The West's Success: 'Caesarean Section'?
Not so long ago, I blogged about Niall Ferguson's book Civilization: The West and the Rest, which I've not read, of course, but I did read up on Ferguson's views and learned about his 'killer apps' -- as readers will recall.
More recently, my friend Malcolm Pollack blogged on Ferguson's report from China (which may appear in his book), posting a passage on what a scholar from the Chinese Academy of the Social Sciences wrote about the West's success:
We were asked to look into what accounted for . . . the success, in fact, the pre-eminence of the West all over the world. We studied everything we could from the historical, political, economic, and cultural perspective. At first we thought it was because you had more powerful guns than we had. Then we thought it was because you had the best political system. Next we focused on your economic system. But in the past 20 years we have realised that the heart of your culture is your religion. Christianity.I had posted some words on this quote myself, so I was ready to discuss it some more if anyone should express interest. Others do appear interested, for Malcolm noted that Dennis Mangan is also curious about the passage. Malcolm even posted a comment to Mangan's blog entry on the topic:
I wondered if the Chinese scholar himself had said any more about why this should be so: about what, exactly it was about Christianity that they thought best explained. As it turns out, the next line of the quoted passage reads . . . "The Christian moral foundation of social and cultural life was what made possible the emergence of capitalism and then the successful transition to democratic politics. We don't have any doubt about this" . . . . I'd still like to know more. In what way, specifically -- by what mechanism -- did these scholars think that Christian morality accounted for the West's flamboyant (and flamboyantly capitalistic!) success?I don't know why this academy drew this conclusion, but I have my own theory about how Christianity contributed to the West's secular success, and I think that this success turns upon the point noted by Malcolm, the crucial distinction between God and Caesar, so I commented:
There are two parts to this. First, the "emergence of capitalism". What about Christian morality uniquely fosters capitalism?
Then there's the "transition to democratic politics". Implicit in this is the remarkable assertion (for a Chinese scholar to make in public, at least) that democracy is a key factor in our global domination. And of course Christianity explicitly distinguishes between God and Caesar. But again: why do you suppose the Chinese Academy of the Social Science concluded that Christian morality is more conducive to democracy than to collective socialism?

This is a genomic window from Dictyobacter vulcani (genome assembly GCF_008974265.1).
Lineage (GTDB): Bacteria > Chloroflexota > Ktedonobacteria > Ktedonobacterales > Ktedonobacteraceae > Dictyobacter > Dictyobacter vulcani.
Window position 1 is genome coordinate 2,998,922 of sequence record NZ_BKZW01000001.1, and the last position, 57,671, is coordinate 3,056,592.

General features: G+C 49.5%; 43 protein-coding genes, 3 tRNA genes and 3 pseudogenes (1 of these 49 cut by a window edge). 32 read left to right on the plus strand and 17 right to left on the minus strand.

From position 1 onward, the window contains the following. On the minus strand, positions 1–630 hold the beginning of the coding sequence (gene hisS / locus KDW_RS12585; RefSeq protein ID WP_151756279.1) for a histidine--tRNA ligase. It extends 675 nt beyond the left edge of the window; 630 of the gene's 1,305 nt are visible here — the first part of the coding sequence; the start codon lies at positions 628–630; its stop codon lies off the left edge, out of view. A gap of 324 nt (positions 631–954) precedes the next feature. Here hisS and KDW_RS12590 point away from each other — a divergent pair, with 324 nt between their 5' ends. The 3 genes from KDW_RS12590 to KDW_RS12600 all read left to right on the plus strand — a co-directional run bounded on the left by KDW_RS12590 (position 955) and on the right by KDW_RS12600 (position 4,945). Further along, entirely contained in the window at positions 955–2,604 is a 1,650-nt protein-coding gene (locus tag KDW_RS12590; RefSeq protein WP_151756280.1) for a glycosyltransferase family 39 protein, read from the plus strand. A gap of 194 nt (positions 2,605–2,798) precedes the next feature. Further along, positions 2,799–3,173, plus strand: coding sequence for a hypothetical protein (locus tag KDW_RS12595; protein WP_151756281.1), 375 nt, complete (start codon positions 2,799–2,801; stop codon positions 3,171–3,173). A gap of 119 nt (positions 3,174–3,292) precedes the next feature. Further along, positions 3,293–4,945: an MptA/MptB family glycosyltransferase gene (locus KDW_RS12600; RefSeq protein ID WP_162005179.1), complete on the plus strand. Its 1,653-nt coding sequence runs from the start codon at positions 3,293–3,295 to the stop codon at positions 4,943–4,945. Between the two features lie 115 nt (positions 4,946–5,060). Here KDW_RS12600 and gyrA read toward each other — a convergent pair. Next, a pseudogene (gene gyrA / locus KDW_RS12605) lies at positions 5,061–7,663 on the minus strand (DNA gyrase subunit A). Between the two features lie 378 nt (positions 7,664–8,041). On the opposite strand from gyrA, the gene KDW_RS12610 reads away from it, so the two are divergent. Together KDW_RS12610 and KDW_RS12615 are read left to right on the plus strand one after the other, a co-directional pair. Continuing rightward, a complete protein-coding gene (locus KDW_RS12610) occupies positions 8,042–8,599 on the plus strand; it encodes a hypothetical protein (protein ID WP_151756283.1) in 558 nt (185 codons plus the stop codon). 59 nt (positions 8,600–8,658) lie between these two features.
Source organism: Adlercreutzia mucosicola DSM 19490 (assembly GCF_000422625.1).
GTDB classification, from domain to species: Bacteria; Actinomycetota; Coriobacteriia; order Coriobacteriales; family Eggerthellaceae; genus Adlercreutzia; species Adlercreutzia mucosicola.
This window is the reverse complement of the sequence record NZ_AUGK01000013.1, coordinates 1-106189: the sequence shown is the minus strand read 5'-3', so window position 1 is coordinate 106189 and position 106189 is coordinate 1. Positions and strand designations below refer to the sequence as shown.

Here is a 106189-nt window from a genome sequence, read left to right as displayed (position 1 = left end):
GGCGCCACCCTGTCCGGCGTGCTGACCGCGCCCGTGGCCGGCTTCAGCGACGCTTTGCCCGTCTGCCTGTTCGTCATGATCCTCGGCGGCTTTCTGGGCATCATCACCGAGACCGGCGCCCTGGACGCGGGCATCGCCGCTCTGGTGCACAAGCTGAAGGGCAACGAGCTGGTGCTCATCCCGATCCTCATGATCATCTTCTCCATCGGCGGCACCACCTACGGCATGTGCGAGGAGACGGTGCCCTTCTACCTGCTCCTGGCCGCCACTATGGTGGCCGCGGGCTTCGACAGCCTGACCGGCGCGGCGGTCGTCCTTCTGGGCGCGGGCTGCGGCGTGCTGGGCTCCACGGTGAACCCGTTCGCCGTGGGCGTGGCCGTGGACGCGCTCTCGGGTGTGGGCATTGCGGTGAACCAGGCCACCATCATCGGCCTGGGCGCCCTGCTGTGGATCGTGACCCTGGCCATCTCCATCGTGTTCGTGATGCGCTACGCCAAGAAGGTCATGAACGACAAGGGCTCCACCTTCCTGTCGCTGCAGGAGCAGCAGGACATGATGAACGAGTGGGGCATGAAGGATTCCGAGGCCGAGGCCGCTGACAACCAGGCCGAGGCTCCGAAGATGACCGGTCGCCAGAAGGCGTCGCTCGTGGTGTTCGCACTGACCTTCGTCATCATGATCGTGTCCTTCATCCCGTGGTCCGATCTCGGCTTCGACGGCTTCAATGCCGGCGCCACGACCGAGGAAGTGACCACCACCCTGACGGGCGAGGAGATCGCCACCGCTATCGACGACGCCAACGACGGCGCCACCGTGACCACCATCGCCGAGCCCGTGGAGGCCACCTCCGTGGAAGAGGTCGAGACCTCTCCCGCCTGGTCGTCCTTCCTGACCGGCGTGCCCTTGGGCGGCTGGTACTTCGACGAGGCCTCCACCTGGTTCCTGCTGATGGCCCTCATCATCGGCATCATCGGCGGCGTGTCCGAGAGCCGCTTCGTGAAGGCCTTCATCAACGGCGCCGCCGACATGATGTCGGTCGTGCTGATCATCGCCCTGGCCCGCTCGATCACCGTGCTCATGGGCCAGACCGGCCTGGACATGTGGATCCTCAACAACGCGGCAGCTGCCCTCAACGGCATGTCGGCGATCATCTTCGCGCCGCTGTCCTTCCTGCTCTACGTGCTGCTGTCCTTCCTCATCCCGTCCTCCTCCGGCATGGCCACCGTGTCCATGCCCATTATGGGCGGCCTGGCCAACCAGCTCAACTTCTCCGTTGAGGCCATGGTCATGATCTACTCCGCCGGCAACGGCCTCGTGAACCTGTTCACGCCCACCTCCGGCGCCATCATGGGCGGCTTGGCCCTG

I think that embedded in Christianity -- it's there in the foundational texts -- is a distinction between the sacred and the secular, and thus religion and state, in which the secular is allowed its legitimate place, a distinction that enabled the development of secular laws not subject to religious control, and therefore amendable according to what would work pragmatically, the long-term result being the rise of a powerful, free society that rested upon religiously based legitimacy and was therefore free from religious challenge . . . in principle.In other words, the West's success rests upon a religiously sanctioned absence of religion, an absence that depends upon a particular religion, specifically Christianity, for the divinely granted condition that provides the absence its legitimacy, the condition being that so long as God gets what is owed Him, Caesar gets what is owed him.
How do other religions compare?
Islam is surely the prime example of a religion that refuses legitimacy to the secular, and look at the results.
Even Confucianism -- let's take it as a religion -- imposes a morally based system of ritual upon all of society, including the state, from which no detail escapes.
I leave a full comparison to these and other religions as homework.
One might object that this analysis implies that not Christianity, but rather its absence, is responsible for the power of the West. That objection fails to grasp that this outcome was the consequence of a deeply Christian principle, the already noted distinction between God and Caesar.
Or so I think . . .
The operative question is that of what, in both cases, is owed, which is where things get complicated, but in principle . . .